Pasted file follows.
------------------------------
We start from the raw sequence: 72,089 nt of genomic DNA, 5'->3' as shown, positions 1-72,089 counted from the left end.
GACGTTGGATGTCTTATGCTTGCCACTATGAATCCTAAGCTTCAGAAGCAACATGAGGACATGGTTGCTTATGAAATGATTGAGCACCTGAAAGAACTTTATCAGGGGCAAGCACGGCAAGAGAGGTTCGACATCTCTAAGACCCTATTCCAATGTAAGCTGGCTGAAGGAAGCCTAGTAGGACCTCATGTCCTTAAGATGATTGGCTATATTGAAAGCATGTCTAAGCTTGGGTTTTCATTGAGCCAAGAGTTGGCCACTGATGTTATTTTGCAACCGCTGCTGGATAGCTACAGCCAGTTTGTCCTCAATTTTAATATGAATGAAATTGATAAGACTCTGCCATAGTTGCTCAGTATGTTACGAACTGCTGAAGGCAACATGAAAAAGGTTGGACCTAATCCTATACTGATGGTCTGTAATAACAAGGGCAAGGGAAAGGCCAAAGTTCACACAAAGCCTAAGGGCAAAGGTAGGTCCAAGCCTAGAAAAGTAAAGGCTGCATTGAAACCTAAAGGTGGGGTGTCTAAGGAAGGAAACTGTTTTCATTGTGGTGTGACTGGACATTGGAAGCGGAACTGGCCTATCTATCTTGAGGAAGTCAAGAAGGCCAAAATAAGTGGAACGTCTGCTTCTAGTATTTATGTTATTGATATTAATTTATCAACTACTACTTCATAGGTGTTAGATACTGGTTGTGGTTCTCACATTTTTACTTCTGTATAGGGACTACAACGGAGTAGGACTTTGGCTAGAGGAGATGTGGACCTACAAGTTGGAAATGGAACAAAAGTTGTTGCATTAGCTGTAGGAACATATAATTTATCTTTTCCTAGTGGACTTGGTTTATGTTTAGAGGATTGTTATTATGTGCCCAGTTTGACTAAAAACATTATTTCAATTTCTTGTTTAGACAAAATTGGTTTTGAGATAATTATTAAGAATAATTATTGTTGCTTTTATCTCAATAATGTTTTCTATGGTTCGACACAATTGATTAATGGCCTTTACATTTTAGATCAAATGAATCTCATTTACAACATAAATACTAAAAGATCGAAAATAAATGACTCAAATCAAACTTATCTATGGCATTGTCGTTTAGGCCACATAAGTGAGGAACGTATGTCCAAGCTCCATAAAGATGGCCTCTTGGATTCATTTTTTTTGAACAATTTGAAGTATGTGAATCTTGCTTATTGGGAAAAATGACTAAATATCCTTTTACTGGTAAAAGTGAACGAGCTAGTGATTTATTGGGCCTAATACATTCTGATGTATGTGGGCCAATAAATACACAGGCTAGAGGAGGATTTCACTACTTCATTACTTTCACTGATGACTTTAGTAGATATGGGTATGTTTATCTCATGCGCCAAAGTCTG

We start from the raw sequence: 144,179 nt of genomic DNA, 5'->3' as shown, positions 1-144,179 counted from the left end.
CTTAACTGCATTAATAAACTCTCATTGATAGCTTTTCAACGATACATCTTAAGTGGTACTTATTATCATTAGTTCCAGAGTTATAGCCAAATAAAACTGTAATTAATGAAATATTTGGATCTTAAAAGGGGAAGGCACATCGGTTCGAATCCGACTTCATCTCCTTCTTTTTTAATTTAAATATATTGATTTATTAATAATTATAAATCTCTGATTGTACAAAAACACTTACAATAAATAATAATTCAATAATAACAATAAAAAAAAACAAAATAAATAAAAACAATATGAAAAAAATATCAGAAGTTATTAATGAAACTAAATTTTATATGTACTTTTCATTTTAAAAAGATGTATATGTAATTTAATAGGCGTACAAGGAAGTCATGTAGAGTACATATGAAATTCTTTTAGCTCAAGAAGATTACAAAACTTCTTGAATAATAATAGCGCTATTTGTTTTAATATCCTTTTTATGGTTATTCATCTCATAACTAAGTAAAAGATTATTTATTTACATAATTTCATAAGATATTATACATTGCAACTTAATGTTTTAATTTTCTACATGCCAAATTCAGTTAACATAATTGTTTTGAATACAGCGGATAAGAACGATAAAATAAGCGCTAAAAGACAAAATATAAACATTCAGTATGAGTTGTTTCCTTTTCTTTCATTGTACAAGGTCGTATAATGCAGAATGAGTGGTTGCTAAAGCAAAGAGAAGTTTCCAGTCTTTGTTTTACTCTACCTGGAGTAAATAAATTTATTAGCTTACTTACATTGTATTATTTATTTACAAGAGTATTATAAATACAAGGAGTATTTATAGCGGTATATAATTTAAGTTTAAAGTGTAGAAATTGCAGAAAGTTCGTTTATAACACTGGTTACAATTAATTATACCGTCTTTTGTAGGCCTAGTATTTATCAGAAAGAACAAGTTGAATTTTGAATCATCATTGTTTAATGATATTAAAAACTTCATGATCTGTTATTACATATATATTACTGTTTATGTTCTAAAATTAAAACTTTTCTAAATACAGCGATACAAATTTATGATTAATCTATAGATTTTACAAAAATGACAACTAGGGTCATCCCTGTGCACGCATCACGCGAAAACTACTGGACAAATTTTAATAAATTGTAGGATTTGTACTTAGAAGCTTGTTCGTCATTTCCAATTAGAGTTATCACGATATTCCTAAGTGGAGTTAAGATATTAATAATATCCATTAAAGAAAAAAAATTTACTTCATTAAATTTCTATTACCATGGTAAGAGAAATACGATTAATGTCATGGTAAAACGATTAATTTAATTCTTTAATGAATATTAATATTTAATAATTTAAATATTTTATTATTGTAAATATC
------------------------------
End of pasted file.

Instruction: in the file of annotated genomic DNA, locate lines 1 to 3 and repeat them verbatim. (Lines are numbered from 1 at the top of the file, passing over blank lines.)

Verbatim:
We start from the raw sequence: 72,089 nt of genomic DNA, 5'->3' as shown, positions 1-72,089 counted from the left end.
GACGTTGGATGTCTTATGCTTGCCACTATGAATCCTAAGCTTCAGAAGCAACATGAGGACATGGTTGCTTATGAAATGATTGAGCACCTGAAAGAACTTTATCAGGGGCAAGCACGGCAAGAGAGGTTCGACATCTCTAAGACCCTATTCCAATGTAAGCTGGCTGAAGGAAGCCTAGTAGGACCTCATGTCCTTAAGATGATTGGCTATATTGAAAGCATGTCTAAGCTTGGGTTTTCATTGAGCCAAGAGTTGGCCACTGATGTTATTTTGCAACCGCTGCTGGATAGCTACAGCCAGTTTGTCCTCAATTTTAATATGAATGAAATTGATAAGACTCTGCCATAGTTGCTCAGTATGTTACGAACTGCTGAAGGCAACATGAAAAAGGTTGGACCTAATCCTATACTGATGGTCTGTAATAACAAGGGCAAGGGAAAGGCCAAAGTTCACACAAAGCCTAAGGGCAAAGGTAGGTCCAAGCCTAGAAAAGTAAAGGCTGCATTGAAACCTAAAGGTGGGGTGTCTAAGGAAGGAAACTGTTTTCATTGTGGTGTGACTGGACATTGGAAGCGGAACTGGCCTATCTATCTTGAGGAAGTCAAGAAGGCCAAAATAAGTGGAACGTCTGCTTCTAGTATTTATGTTATTGATATTAATTTATCAACTACTACTTCATAGGTGTTAGATACTGGTTGTGGTTCTCACATTTTTACTTCTGTATAGGGACTACAACGGAGTAGGACTTTGGCTAGAGGAGATGTGGACCTACAAGTTGGAAATGGAACAAAAGTTGTTGCATTAGCTGTAGGAACATATAATTTATCTTTTCCTAGTGGACTTGGTTTATGTTTAGAGGATTGTTATTATGTGCCCAGTTTGACTAAAAACATTATTTCAATTTCTTGTTTAGACAAAATTGGTTTTGAGATAATTATTAAGAATAATTATTGTTGCTTTTATCTCAATAATGTTTTCTATGGTTCGACACAATTGATTAATGGCCTTTACATTTTAGATCAAATGAATCTCATTTACAACATAAATACTAAAAGATCGAAAATAAATGACTCAAATCAAACTTATCTATGGCATTGTCGTTTAGGCCACATAAGTGAGGAACGTATGTCCAAGCTCCATAAAGATGGCCTCTTGGATTCATTTTTTTTGAACAATTTGAAGTATGTGAATCTTGCTTATTGGGAAAAATGACTAAATATCCTTTTACTGGTAAAAGTGAACGAGCTAGTGATTTATTGGGCCTAATACATTCTGATGTATGTGGGCCAATAAATACACAGGCTAGAGGAGGATTTCACTACTTCATTACTTTCACTGATGACTTTAGTAGATATGGGTATGTTTATCTCATGCGCCAAAGTCTG

We start from the raw sequence: 144,179 nt of genomic DNA, 5'->3' as shown, positions 1-144,179 counted from the left end.